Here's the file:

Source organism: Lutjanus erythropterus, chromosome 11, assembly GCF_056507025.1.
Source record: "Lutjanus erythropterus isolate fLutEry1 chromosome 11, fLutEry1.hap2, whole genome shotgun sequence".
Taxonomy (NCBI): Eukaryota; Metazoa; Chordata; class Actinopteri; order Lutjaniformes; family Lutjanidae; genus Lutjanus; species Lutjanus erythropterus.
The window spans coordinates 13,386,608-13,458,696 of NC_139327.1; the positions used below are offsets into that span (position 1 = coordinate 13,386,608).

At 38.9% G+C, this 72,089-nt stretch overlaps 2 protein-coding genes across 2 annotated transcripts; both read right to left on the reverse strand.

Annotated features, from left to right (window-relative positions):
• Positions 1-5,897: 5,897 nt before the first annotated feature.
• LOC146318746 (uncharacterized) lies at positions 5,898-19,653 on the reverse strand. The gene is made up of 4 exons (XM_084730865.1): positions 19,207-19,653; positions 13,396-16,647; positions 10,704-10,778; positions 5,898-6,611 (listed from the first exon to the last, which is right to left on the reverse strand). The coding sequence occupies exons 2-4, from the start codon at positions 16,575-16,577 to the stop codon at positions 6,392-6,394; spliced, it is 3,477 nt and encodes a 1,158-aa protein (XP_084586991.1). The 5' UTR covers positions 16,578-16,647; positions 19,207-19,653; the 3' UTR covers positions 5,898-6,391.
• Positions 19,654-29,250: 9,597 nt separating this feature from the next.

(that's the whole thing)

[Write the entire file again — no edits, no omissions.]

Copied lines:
Source organism: Lutjanus erythropterus, chromosome 11, assembly GCF_056507025.1.
Source record: "Lutjanus erythropterus isolate fLutEry1 chromosome 11, fLutEry1.hap2, whole genome shotgun sequence".
Taxonomy (NCBI): Eukaryota; Metazoa; Chordata; class Actinopteri; order Lutjaniformes; family Lutjanidae; genus Lutjanus; species Lutjanus erythropterus.
The window spans coordinates 13,386,608-13,458,696 of NC_139327.1; the positions used below are offsets into that span (position 1 = coordinate 13,386,608).

At 38.9% G+C, this 72,089-nt stretch overlaps 2 protein-coding genes across 2 annotated transcripts; both read right to left on the reverse strand.

Annotated features, from left to right (window-relative positions):
• Positions 1-5,897: 5,897 nt before the first annotated feature.
• LOC146318746 (uncharacterized) lies at positions 5,898-19,653 on the reverse strand. The gene is made up of 4 exons (XM_084730865.1): positions 19,207-19,653; positions 13,396-16,647; positions 10,704-10,778; positions 5,898-6,611 (listed from the first exon to the last, which is right to left on the reverse strand). The coding sequence occupies exons 2-4, from the start codon at positions 16,575-16,577 to the stop codon at positions 6,392-6,394; spliced, it is 3,477 nt and encodes a 1,158-aa protein (XP_084586991.1). The 5' UTR covers positions 16,578-16,647; positions 19,207-19,653; the 3' UTR covers positions 5,898-6,391.
• Positions 19,654-29,250: 9,597 nt separating this feature from the next.